Guest Editorial |

Guest Editorial

Kenny Levine, Park City

I offer a hypothetical: Your eight-year-old child, who happens to have juvenile diabetes, is kidnapped. He needs insulin daily due to his condition, which is manageable with the proper treatment.

The group responsible for the kidnapping is made up of four members, loosely affiliated, and desperate for money. The ransom, while you can possibly raise the money, is no guarantee that your son will be returned safely.

The police are investigating, with FBI assistance due to the ransom, and the locals manage to locate and arrest one of the kidnappers. This individual knows where your son is being held, but is not cooperating. How far would you have the police go to find out where your son is being held? How far would you go?

For some the answer to this question will be visceral, for others it will remain hypothetical, and abstract. Currently, there is a national debate over what to do with the government employees who made those types of decisions. About what should be done with those who actually carried out the acts — the "enhanced interrogations," or simply torture, depending on your point of view.

The world changed on September 11th, and it certainly changed for the Bush administration. To say that he and his minions were unprepared for this new reality is an understatement. That the president continued to read "The Pet Goat" to the children of the Emma E. Booker Elementary School in Sarasota, Florida, after he was told by Andy Card that the country was under attack, showed how unprepared he was.

That bad decisions were made in the wake of these attacks is disputed only by his most rabid supporters, the fact that many of them reside in Utah notwithstanding. The administration went on to counterattack the wrong people, in the wrong places, for the wrong reasons.

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I don’t believe that we can dispute their zeal for protecting this nation. That they were "shooting from the hip" seems all too obvious. I don’t believe we can dispute their patriotism or their "good intentions." It’s their methods, and the efficacy of their methods, that we are disputing, from both a moral and legal standpoint.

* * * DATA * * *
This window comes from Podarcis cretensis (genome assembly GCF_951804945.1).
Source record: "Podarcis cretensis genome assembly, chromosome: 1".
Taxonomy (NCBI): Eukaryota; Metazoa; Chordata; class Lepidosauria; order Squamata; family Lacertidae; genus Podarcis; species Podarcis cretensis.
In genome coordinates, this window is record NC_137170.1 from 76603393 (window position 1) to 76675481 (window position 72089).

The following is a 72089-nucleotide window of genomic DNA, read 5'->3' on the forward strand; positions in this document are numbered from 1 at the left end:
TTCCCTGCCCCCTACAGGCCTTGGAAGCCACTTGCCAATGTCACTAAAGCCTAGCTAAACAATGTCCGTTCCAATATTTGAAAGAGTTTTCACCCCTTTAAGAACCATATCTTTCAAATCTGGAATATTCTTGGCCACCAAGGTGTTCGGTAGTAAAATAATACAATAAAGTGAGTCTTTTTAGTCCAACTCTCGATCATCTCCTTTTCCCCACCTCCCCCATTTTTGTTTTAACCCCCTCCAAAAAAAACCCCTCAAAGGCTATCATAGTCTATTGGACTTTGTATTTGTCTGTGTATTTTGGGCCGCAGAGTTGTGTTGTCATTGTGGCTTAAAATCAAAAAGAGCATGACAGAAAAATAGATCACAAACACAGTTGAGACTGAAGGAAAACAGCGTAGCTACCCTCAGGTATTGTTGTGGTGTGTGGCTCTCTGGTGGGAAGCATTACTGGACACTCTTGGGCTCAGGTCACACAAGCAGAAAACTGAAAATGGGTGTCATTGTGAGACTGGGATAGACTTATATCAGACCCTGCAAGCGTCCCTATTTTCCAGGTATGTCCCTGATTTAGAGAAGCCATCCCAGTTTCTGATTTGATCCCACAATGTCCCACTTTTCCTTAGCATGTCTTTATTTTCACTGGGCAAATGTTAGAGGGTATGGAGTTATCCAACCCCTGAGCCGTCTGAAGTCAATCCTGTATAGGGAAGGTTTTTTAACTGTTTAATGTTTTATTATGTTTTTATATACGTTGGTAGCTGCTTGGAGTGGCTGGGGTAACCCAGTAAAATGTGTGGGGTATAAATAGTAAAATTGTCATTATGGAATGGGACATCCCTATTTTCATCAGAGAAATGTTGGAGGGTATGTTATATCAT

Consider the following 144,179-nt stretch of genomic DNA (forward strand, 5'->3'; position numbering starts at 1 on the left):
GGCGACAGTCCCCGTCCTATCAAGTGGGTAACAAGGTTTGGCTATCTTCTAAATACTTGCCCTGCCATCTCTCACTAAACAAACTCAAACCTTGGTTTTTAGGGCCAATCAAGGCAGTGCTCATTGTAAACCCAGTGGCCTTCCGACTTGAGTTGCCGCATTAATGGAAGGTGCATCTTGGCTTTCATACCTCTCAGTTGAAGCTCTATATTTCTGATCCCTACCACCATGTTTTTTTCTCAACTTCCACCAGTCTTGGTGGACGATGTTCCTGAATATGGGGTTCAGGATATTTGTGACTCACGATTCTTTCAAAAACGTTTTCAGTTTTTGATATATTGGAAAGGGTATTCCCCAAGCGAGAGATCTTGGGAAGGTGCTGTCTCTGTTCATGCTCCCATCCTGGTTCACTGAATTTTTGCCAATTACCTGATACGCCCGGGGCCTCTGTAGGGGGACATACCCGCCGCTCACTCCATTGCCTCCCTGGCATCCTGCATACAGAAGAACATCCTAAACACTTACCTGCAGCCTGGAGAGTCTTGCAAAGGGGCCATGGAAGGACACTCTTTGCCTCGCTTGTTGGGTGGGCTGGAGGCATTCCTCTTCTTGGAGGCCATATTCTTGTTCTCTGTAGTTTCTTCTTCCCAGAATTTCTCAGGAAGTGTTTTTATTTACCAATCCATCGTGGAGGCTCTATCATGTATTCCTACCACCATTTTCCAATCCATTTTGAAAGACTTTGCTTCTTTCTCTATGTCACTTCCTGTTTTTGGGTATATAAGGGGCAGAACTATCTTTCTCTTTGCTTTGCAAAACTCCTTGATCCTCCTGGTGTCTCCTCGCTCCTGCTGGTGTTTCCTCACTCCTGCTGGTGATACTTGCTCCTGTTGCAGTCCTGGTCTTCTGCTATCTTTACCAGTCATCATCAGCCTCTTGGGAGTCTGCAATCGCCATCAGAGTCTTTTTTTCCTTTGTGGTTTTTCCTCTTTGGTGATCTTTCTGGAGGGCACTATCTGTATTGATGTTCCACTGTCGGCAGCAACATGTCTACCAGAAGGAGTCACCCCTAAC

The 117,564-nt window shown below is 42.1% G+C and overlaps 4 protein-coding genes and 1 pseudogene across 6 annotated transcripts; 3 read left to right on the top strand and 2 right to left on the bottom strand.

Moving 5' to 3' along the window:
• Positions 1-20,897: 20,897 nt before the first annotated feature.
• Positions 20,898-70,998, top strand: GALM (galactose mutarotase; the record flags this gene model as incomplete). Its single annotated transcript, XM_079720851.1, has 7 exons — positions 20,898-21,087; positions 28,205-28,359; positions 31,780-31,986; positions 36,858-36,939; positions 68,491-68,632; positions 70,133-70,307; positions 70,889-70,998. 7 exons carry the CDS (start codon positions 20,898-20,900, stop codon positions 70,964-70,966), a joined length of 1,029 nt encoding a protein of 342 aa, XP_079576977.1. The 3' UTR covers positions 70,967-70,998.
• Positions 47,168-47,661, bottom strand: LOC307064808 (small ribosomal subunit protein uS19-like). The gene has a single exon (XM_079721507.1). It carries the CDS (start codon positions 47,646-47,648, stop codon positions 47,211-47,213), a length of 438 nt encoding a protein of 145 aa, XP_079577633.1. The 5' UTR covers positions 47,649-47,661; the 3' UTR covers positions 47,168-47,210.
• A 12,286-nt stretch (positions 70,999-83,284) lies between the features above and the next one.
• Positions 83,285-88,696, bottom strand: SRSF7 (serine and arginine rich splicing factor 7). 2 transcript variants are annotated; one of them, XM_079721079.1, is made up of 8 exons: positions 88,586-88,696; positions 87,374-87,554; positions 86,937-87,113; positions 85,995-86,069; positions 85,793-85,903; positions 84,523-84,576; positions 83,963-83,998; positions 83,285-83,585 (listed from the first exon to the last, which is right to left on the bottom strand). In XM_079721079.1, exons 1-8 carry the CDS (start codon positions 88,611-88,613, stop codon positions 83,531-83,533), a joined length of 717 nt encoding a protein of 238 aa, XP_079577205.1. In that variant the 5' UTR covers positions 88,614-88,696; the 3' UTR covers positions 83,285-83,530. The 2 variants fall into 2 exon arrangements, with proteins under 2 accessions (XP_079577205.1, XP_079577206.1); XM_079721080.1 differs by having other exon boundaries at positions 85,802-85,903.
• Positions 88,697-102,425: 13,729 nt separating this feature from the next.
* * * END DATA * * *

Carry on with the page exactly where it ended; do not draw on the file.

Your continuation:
The news media has marched out any number of experts claiming that torture does not work that the recipient will say whatever he must to stop the torture. But many Americans cling to a Jack Bauer reality where torture is the only sure way to save the American people. It always works for Jack.

I believe that to say that it can never work is not completely accurate. When Jack Bauer does it, the information he obtains is "immediately verifiable." Not an abstract about some future event. In that case it can work. If you can know in a brief period of time if you are getting the truth or a fabrication, you can proceed accordingly. This in no way addresses the legal arguments, but it possibly addresses the moral ones. Does the end justify the means if it can prevent an immanent attack on our soil?

As for the personnel that actually carried out the interrogations, I cannot fault them if they were told how to proceed directly from the commander-in-chief’s office. In war time you follow orders. If there is fault to be found, it can only be found at the very top where the "buck stops," as it were with the president himself. He is ultimately and solely responsible.

But we punish him or his underlings to what end. It was an unprecedented problem, handed to people ill prepared to solve it. Our new president has said that we, as Americans, will not cross these boundaries again. For any justification. That we’ve learned from our past mistakes.

So I bring you back to our hypothetical situation, and I wonder how many of you would stand firmly upon your moral ground when placed in such a situation. How far would you go?

This is why I suggest that we put this thing behind us, and work at solving the untold problems that lie ahead of us. I must confess that I do feel somewhat ill-at-ease knowing that I am siding with the Utah majority and not the Park City minority on this. Nonetheless, for the good of the nation as a whole, I believe we must move on; because after all, it wasn’t really hypothetical, was it?